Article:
Water Treatment for Hydronic Systems
Water Treatment falls into one of three main categories: Closed loop recirculation heating and cooling systems, Glycol systems and Open loop cooling systems.
Closed Loop Heating and Cooling Systems
These systems function as carriers of a fluid to either heat or cool the environment that they service.
The most common problems associated with closed loop recirculation systems are corrosion, deposition and to a limited extent microbiological fouling.
Corrosion: The first defense against corrosion in any system is a properly engineered installation with consideration given to mixed metallurgies, adequate heat exchange, and flow patterns. In any case, water and most anti-freeze compounds are corrosive to metals by nature and are enhanced by make-up water, with the infusion of fresh oxygen and untreated fluid. Chemical treatment is a necessity in all hydronic installations to prevent corrosion to the various metallurgies. The type of treatment selected will depend on the metals in the system, the temperature of the heat exchange surfaces, environmental concerns and process considerations, where applicable.
Please Note: All new installations should always be pre-cleaned chemically prior to operation. This procedure is required to remove oil, grease, mill scale and debris. This provides a precleaned system to ensure that when the chemical treatment is installed it can provide a uniform protective film over all the metal surfaces.
Scaling (or deposition): Since closed loop recirculation systems require very little make-up hard water deposits are normally not a problem. Most chemical programs incorporate sequestrants and dispersants to look after minor hardness incursions. However, in situations where excessive hard filling and make-up water must be used or make-up requirements are high, additional chemicals may be required. Here are also systems where the temperature at the ehat exchange surfaces is high enough to cause hardness salts precipitation and scale. With these systems partial to total zeolite softening of the filling and make-up could be justified.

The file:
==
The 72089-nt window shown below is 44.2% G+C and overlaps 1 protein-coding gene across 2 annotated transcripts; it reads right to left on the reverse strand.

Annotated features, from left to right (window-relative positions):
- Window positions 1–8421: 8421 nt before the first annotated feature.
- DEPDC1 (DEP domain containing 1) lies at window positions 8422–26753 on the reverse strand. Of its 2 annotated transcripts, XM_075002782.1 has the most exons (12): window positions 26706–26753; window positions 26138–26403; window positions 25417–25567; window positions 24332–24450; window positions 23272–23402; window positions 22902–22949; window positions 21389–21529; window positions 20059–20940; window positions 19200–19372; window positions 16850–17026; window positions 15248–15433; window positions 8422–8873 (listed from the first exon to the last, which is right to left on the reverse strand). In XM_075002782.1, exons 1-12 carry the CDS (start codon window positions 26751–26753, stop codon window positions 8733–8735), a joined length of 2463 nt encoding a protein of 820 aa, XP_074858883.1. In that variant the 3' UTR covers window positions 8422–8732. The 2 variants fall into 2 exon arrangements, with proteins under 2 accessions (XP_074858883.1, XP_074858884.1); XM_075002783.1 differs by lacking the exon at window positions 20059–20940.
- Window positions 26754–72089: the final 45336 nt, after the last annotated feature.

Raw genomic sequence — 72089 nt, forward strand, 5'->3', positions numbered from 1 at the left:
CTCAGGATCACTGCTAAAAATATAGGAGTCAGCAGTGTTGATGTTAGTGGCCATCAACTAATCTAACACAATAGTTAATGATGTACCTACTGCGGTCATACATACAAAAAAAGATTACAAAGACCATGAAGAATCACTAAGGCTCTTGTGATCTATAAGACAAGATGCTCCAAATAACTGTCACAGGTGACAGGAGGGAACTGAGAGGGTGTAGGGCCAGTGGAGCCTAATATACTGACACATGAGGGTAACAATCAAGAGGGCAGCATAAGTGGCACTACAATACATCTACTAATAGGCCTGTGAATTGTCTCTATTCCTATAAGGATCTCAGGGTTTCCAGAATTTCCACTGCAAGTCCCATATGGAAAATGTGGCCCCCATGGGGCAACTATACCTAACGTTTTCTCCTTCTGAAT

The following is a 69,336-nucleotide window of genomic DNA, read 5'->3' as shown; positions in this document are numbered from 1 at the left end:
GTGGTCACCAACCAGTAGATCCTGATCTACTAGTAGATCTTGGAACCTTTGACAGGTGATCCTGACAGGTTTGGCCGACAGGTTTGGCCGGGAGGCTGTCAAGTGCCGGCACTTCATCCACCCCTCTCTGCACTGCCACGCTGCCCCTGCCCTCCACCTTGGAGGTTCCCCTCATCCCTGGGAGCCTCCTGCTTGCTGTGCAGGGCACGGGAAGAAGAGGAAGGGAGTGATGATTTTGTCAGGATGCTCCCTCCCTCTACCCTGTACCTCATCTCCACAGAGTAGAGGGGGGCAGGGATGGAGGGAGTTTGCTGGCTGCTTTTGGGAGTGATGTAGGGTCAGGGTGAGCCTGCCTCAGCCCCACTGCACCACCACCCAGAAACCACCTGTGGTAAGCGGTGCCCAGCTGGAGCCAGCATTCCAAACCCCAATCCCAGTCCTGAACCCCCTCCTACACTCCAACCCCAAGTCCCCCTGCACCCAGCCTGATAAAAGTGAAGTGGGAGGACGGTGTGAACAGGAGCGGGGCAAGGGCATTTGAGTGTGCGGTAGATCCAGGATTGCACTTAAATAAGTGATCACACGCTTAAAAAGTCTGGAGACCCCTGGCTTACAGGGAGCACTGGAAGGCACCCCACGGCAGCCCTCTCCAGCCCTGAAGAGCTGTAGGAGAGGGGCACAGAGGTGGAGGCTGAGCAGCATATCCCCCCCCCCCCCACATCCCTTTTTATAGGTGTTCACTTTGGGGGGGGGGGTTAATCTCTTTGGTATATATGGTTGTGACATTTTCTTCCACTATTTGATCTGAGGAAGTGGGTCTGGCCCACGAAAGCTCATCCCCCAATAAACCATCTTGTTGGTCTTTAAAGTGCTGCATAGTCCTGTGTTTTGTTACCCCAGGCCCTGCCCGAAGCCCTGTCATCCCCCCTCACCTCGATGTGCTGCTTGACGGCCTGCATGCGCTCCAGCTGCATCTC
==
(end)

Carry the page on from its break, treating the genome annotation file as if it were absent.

Monitoring: Treatment levels in the system should be tested regularly and treatment added as required to maintain proper level; it is good practice to install corrosion coupons in an area that can be easily isolated. to check corrosion rates and monitor water line monitor and record water consumption. This ensures an inexpensive way to ensure that losses are detected before a major problem develops.
Glycol Systems: In many Industrial, Institutional and Commercial buildings, closed loop heat exchange systems normally containing water are exposed to potentially freezing conditions. This could result in system failure resulting in process or building shut down. There are a number of alternatives to fight this problem but the most common one is the addition of glycol. Propylene glycol is usually the product of source because of its lower level of toxicity and environmental contaminations. Glycol systems do still require treatment with inhibitors, pH buffers and other specific inhibitors to protect the metallurgy.
Open Systems (Cooling Towers): Since the water is in almost constant contact with the atmosphere, the problems that can arise with this type of system are: corrosion; scale; micro-organic activities and general fouling. Problems that can result are: reduced system efficiency; increase in maintenance; premature equipment failure and shorter life span of capital equipment. Treatment includes a number of chemicals and the best way to control the water in this environment is through either a sophisticated censoring/control system that will direct the automatic injection of the appropriate chemical(s) as the conditions change.